With over 80 museums and countless galleries, the art scene in New York City can overwhelm even the most passionate aficionado. The Metropolitan Museum of Art houses over 2 million ft of exhibits, and most visitors spend a minimum of two hours examining art from Greece to Egypt and beyond. If your time and attention span are a little shorter – or if you simply prefer to admire art with more ambience and less foot traffic – The Beekman hotel houses the perfect hidden collection.

 A grand, dark-wood archway leads to a room with an ornately tiled floor and a concierge desk under a chandelier at The Beekman. Jane Hammond’s 'All Souls (Buttermilk Channel)' (2015) is hanging on the wall behind the desk.
The Beekman harbors a collection of works by 20 known and emerging artists © The Beekman

Built between 1881 and 1883 as one of Manhattan’s first skyscrapers, the original structure was named Temple Court and remains an architectural must-see today. Nestled at the foot of the Brooklyn Bridge, the iconic Italianate exterior and grand turrets set the trend for neighboring buildings like the Woolworth. In 1998, the red-brick facade was declared an official New York City landmark, but the crown jewel of this beautiful building lies within. 

At the heart of the hotel, a nine-story Victorian-era atrium and pyramidal skylight towers over the stunning Bar Room. Here, guests can sit back and sip literary-inspired cocktails named for the thought leaders who once gathered here during the American transcendental period.

A framed sketch of a raven at The Beekman.
A sketch of a raven hangs in the The Beekman as a nod to former patron Edgar Allen Poe © Hannah J Phillips / Lonely Planet

Along with the curated glass bookcases that divide the Bar Room from the hotel lobby, the Beekman Art Collection pays homage to writers such as Edgar Allen Poe, who once frequented the library and reading rooms of the site’s former Clinton Hall. Today, his portrait presides over the bustling cocktail lounge, while a smaller study in the lobby accompanies a sketched raven as a nod to his most famous poem.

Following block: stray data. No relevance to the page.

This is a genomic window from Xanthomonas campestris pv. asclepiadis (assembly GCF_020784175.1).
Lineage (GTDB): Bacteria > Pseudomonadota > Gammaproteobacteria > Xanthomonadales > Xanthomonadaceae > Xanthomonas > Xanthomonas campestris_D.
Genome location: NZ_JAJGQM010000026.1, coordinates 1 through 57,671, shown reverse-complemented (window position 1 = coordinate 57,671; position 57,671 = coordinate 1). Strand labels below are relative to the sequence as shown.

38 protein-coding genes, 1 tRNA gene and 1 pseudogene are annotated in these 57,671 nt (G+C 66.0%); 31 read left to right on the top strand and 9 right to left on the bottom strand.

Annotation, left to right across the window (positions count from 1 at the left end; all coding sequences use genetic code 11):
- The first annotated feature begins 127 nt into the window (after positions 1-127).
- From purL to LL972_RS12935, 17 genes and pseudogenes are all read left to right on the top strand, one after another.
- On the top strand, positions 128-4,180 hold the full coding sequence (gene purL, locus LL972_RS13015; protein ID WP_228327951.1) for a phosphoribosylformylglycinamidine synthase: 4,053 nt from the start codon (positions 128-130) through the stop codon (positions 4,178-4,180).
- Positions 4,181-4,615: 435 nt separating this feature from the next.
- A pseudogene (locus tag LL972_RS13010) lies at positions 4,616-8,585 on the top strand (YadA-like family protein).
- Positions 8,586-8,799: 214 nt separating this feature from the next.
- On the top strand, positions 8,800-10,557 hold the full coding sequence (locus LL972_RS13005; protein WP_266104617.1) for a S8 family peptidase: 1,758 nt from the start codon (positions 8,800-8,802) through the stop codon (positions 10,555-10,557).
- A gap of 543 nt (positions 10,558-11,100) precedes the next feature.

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Curated by Katherine Gass, the entire collection represents 20 known and emerging artists, with 60 original paintings, photographs, prints and sculptures scattered throughout the public spaces and guest rooms. Available upon request, the Beekman concierge provides a guiding booklet, which details the work of artists like Cathy Cone, Jane Hammond, Patrick Jacobs and David Scher.

A portrait of Ralph Waldo Emerson by Cathy Cone; the depiction shows a realistic monochrome portrait of Emerson's face, with color-blocked shapes representing his hair and clothes.
A portrait of Ralph Waldo Emerson forms part of Cathy Cones' 'The Temple Courters' series © The Beekman Hotel

Appropriately titled The Temple Courters, Cone’s series of original portraits was commissioned specifically for the Beekman’s restoration as a nod to its rich literary connections. Inspired by painted tintypes popular in the 19th century, she playfully reimagines historic photographs of famous writers like Ralph Waldo Emerson with colorful, contemporary auras. 

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Another work of reinvention, Jane Hammond’s All Souls (Buttermilk Channel) (2015) is a highlight of the collection. A New York native, her work has been featured at the Met (and elsewhere), but this colorful piece was specifically commissioned for the hotel. Situated behind the concierge desk, the vibrant layers of paper reference the building’s historic trade location along the lower tip of Manhattan while sculptural migrating butterflies add a dreamlike effect to the topographical scene.

Image of Jane Hammond’s piece 'All Souls (Buttermilk Channel)' (2015). The artwork is a depiction of a map, with a river featuring prominently in bright blue, while colorful paper butterflies are shown on migratory pathways.
'All Souls (Buttermilk Channel)' (2015) by Jane Hammond hangs above The Beekman's concierge desk © The Beekman Hotel

Of course, a visit to see these works can be easily combined with a cocktail beneath the soaring Victorian atrium, but be sure not to miss two inset wall sculptures from Patrick Jacobs next to the front desk, or the running water inside Kathleen Vance’s Traveling Landscape – made from vintage suitcases.

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